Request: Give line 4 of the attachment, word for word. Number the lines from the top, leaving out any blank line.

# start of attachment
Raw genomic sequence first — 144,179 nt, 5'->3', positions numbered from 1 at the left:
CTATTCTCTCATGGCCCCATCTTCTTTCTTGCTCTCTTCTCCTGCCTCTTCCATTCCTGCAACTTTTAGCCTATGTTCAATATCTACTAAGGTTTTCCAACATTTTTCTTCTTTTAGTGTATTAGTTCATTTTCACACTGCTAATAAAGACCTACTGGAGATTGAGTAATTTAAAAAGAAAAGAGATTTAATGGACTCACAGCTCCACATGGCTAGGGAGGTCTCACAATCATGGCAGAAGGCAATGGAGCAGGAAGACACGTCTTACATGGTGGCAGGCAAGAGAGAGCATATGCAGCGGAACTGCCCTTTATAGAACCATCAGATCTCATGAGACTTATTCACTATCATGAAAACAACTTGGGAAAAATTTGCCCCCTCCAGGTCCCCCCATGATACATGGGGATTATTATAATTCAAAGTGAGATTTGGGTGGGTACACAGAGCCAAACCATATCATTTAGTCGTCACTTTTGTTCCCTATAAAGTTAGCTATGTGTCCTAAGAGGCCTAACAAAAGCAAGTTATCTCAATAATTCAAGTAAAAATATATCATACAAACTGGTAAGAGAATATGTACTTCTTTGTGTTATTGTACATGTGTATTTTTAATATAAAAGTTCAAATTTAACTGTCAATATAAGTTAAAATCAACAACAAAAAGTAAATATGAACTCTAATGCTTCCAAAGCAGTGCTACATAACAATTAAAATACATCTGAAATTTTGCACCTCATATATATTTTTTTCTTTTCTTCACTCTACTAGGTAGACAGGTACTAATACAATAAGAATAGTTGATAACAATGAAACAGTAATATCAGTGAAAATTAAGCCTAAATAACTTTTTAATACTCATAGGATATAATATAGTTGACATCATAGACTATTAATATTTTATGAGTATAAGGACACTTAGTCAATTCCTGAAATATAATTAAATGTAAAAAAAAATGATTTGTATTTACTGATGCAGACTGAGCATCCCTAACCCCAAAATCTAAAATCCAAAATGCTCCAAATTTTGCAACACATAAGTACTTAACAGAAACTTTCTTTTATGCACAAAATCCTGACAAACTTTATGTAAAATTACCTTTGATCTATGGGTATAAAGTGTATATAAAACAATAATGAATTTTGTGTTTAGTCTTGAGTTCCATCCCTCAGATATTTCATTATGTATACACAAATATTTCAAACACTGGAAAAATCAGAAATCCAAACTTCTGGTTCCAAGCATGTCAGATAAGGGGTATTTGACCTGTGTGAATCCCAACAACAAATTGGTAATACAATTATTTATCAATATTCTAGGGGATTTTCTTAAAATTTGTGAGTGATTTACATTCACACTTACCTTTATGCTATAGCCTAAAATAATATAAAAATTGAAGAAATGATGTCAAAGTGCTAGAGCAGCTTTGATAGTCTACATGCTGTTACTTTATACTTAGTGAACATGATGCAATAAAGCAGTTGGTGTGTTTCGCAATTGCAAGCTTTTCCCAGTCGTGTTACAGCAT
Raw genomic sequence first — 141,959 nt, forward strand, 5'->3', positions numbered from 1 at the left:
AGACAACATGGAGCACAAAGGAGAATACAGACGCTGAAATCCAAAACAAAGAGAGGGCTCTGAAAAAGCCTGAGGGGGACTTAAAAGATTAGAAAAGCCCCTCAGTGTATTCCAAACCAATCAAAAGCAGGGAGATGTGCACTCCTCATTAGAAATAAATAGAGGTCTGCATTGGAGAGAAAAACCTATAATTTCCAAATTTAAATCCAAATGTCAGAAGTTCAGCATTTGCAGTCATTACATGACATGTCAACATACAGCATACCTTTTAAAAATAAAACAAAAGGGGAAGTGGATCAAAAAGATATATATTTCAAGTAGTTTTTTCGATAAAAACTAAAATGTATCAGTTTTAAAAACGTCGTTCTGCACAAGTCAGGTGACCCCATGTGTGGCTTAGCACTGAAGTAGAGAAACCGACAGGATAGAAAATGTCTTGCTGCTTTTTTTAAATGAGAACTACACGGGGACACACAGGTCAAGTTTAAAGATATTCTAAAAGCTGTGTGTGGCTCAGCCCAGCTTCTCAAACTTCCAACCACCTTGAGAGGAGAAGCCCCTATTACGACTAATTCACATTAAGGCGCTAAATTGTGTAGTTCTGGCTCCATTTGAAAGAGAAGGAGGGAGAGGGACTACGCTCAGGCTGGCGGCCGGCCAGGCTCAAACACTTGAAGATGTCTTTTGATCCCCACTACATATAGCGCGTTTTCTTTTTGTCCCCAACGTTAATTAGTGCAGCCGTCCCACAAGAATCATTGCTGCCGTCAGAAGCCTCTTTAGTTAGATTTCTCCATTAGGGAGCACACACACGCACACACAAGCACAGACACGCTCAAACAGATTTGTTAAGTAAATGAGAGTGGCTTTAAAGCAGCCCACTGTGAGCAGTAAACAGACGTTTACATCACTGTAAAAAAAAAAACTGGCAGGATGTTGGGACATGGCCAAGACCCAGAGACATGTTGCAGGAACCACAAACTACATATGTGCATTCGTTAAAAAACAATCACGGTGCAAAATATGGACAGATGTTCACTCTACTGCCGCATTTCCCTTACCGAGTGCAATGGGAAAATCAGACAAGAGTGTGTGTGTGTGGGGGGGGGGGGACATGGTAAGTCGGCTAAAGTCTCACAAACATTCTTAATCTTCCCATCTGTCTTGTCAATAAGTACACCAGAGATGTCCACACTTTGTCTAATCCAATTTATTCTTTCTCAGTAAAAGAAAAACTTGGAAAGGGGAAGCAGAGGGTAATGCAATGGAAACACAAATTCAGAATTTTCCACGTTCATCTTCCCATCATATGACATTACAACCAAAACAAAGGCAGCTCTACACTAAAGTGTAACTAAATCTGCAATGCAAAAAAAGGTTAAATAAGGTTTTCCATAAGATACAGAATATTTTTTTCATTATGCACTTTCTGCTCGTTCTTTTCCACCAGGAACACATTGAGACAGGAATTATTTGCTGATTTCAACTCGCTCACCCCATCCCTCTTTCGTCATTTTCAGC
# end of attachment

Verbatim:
AGACAACATGGAGCACAAAGGAGAATACAGACGCTGAAATCCAAAACAAAGAGAGGGCTCTGAAAAAGCCTGAGGGGGACTTAAAAGATTAGAAAAGCCCCTCAGTGTATTCCAAACCAATCAAAAGCAGGGAGATGTGCACTCCTCATTAGAAATAAATAGAGGTCTGCATTGGAGAGAAAAACCTATAATTTCCAAATTTAAATCCAAATGTCAGAAGTTCAGCATTTGCAGTCATTACATGACATGTCAACATACAGCATACCTTTTAAAAATAAAACAAAAGGGGAAGTGGATCAAAAAGATATATATTTCAAGTAGTTTTTTCGATAAAAACTAAAATGTATCAGTTTTAAAAACGTCGTTCTGCACAAGTCAGGTGACCCCATGTGTGGCTTAGCACTGAAGTAGAGAAACCGACAGGATAGAAAATGTCTTGCTGCTTTTTTTAAATGAGAACTACACGGGGACACACAGGTCAAGTTTAAAGATATTCTAAAAGCTGTGTGTGGCTCAGCCCAGCTTCTCAAACTTCCAACCACCTTGAGAGGAGAAGCCCCTATTACGACTAATTCACATTAAGGCGCTAAATTGTGTAGTTCTGGCTCCATTTGAAAGAGAAGGAGGGAGAGGGACTACGCTCAGGCTGGCGGCCGGCCAGGCTCAAACACTTGAAGATGTCTTTTGATCCCCACTACATATAGCGCGTTTTCTTTTTGTCCCCAACGTTAATTAGTGCAGCCGTCCCACAAGAATCATTGCTGCCGTCAGAAGCCTCTTTAGTTAGATTTCTCCATTAGGGAGCACACACACGCACACACAAGCACAGACACGCTCAAACAGATTTGTTAAGTAAATGAGAGTGGCTTTAAAGCAGCCCACTGTGAGCAGTAAACAGACGTTTACATCACTGTAAAAAAAAAAACTGGCAGGATGTTGGGACATGGCCAAGACCCAGAGACATGTTGCAGGAACCACAAACTACATATGTGCATTCGTTAAAAAACAATCACGGTGCAAAATATGGACAGATGTTCACTCTACTGCCGCATTTCCCTTACCGAGTGCAATGGGAAAATCAGACAAGAGTGTGTGTGTGTGGGGGGGGGGGGACATGGTAAGTCGGCTAAAGTCTCACAAACATTCTTAATCTTCCCATCTGTCTTGTCAATAAGTACACCAGAGATGTCCACACTTTGTCTAATCCAATTTATTCTTTCTCAGTAAAAGAAAAACTTGGAAAGGGGAAGCAGAGGGTAATGCAATGGAAACACAAATTCAGAATTTTCCACGTTCATCTTCCCATCATATGACATTACAACCAAAACAAAGGCAGCTCTACACTAAAGTGTAACTAAATCTGCAATGCAAAAAAAGGTTAAATAAGGTTTTCCATAAGATACAGAATATTTTTTTCATTATGCACTTTCTGCTCGTTCTTTTCCACCAGGAACACATTGAGACAGGAATTATTTGCTGATTTCAACTCGCTCACCCCATCCCTCTTTCGTCATTTTCAGC